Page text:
Fresh water doesn\’t get used up in a global sense: that is, the quantity of fresh water on planet Earth doesn\’t change. But the way in which the world\’s fresh water is naturally distributed–by evaporation, precipitation, groundwater, lakes, and rivers and streams–doesn\’t always match where people want that water to be. The man-made systems of water distribution like dams, reservoirs, pipelines, and irrigation systems can alter the natural distribution of water to some extent. But the American West is experiencing a combination of drought that reduces the natural supply of water and rising population that wants more water. Even with drought, population pressures, and environmental demands for fresh water, there is actually plenty of water in the American Southwest–at least, if the incentives are put in place for some changes to be implement by urban households, farmers, water providers, and legislators.
For an analysis of the issues and options, a useful starting point is a set of three papers published by the Hamilton Project at the Brookings Institution:
- Melissa S. Kearney, Benjamin H. Harris, Brad Hershbein, Elisa Jácome, and Gregory Nantz, \”In Times of Drought: Nine Economic Facts about Water in the United States.\”
- Newsha K. Ajami, Barton H. Thompson Jr., David G. Victor, \”The Path to Water Innovation.\”
- Peter W. Culp, Robert Glennon, and Gary Libecap, \”Shopping for Water: How the Market Can Mitigate Water Shortages in the American West.\”*
Outdoor watering is the main factor driving the higher use of domestic water per capita in drier states in the West. Whereas residents in wetter states in the East can often rely on rainwater for their landscaping, the inhabitants of Western states must rely on sprinklers. As an example, Utah’s high rate of domestic water use per capita is driven by the fact that its lawns and gardens require more watering due to the state’s dry climate. Similarly, half of California’s residential water is used solely for outdoor purposes; coastal regions in that state use less water per capita than inland regions, largely because of less landscape watering . . .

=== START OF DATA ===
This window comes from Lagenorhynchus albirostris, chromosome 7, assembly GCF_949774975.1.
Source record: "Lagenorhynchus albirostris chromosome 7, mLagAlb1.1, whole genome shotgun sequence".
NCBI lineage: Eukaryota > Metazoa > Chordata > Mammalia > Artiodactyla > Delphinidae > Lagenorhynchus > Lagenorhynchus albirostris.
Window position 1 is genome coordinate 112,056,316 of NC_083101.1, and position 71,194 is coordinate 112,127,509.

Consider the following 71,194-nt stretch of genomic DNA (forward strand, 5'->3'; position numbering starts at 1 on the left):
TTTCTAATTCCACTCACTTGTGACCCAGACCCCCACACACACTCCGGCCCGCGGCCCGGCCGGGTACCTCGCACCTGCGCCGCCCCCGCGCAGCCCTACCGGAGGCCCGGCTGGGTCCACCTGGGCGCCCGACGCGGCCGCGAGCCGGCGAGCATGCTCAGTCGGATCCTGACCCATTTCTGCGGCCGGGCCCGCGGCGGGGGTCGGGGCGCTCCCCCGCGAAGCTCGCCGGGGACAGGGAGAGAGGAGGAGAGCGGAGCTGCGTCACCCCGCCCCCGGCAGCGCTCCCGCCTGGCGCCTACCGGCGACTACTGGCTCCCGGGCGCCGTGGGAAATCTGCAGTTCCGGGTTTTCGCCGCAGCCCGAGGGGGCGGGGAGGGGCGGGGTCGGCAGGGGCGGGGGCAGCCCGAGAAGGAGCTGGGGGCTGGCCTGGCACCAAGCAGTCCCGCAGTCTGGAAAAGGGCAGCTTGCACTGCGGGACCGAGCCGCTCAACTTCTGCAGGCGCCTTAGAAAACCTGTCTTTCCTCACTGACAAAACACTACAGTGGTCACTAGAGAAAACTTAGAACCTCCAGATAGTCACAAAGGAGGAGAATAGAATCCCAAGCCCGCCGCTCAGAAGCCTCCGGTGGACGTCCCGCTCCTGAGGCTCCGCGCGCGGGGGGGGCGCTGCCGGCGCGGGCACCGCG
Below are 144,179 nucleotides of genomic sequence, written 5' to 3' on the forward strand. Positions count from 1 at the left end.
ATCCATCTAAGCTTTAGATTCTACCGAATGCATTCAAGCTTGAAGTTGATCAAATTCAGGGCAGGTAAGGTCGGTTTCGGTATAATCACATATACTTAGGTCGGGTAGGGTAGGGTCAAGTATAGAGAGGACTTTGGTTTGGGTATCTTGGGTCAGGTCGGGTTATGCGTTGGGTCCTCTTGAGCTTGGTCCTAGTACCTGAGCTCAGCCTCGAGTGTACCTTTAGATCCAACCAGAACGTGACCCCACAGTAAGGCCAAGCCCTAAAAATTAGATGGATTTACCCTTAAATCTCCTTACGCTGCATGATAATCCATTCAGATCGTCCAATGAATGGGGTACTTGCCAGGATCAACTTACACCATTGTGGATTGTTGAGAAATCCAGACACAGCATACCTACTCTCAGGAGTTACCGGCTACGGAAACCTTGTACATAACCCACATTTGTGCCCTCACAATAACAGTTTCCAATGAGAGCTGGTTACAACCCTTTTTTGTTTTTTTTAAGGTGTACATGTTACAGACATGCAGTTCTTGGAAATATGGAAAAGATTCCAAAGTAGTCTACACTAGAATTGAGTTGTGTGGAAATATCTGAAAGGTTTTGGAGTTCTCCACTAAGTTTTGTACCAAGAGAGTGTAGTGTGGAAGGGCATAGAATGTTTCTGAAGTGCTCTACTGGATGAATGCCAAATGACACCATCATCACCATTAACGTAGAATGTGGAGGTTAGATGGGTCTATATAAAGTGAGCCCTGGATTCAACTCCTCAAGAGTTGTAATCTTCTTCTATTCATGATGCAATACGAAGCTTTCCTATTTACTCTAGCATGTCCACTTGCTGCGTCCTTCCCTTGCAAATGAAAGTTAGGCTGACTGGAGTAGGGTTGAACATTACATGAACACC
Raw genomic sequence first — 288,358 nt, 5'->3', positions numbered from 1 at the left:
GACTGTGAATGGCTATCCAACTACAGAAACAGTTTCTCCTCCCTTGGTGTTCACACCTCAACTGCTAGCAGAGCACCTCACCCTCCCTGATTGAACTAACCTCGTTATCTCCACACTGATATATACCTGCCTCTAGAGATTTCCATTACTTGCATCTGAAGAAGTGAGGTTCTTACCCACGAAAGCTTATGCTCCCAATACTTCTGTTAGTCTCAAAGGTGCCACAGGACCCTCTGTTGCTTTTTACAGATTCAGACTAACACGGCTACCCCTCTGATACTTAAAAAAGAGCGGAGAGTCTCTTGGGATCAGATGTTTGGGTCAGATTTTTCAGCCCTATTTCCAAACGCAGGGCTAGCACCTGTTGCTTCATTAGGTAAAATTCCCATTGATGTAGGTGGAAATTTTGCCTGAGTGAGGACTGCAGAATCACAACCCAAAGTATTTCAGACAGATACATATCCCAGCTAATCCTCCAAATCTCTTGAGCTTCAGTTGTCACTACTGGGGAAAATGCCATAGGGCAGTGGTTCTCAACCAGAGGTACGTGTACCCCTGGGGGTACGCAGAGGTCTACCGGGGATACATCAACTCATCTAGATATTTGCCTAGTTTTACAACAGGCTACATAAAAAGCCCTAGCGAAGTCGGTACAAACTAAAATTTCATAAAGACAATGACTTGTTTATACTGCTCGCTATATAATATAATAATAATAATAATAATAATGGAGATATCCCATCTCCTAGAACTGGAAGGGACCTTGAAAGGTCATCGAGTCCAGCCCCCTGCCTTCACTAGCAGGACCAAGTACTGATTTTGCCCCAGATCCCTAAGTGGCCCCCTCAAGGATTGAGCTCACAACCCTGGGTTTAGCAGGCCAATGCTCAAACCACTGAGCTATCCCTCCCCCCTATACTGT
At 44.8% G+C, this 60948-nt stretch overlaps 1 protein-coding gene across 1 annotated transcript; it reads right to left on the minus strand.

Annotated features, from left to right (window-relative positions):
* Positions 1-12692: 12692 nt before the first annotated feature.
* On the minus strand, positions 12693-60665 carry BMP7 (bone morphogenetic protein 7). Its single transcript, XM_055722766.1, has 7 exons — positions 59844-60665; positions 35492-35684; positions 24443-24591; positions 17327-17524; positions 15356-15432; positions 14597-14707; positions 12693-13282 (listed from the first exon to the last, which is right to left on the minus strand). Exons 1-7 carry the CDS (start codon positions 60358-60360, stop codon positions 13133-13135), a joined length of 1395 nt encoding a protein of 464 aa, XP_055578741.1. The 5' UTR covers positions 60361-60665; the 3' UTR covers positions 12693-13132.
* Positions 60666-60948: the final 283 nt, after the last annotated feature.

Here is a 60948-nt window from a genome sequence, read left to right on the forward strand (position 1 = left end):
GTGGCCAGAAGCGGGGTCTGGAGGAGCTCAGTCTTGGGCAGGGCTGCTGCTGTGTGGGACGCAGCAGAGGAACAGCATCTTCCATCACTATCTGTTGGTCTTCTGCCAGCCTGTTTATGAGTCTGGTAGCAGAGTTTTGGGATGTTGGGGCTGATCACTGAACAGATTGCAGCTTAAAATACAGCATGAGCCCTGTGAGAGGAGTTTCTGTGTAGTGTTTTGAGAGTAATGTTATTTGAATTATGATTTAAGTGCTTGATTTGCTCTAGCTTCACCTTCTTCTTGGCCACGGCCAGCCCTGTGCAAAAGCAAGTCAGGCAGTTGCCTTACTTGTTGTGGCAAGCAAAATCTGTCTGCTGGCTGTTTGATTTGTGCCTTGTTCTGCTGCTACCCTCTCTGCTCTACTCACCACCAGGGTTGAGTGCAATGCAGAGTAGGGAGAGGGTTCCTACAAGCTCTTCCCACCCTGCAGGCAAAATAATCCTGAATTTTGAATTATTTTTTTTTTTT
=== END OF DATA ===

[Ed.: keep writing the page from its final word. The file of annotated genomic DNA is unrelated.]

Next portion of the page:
\”Water infrastructure, by some measures the oldest and most fragile part of the country’s built environment, has decayed. … Water infrastructure—including dams, reservoirs, aqueducts, and urban distribution pipes—is aging: almost 40 percent of the pipes used in the nation’s water distribution systems are forty years old or older, and some key infrastructure is a century old. On average, about 16 percent of the nation’s piped water is lost due to leaks and system inefficiencies, wasting about 7 billion gallons of clean and treated water every day …. Metering inaccuracies and unauthorized consumption also leads to revenue loss. Overall, about 30 percent of the water in the United States falls under the category of nonrevenue water, meaning water that has been extracted, treated, and distributed, but that has never generated any revenue because it has been lost to leaks, metering inaccuracies, or the like … \”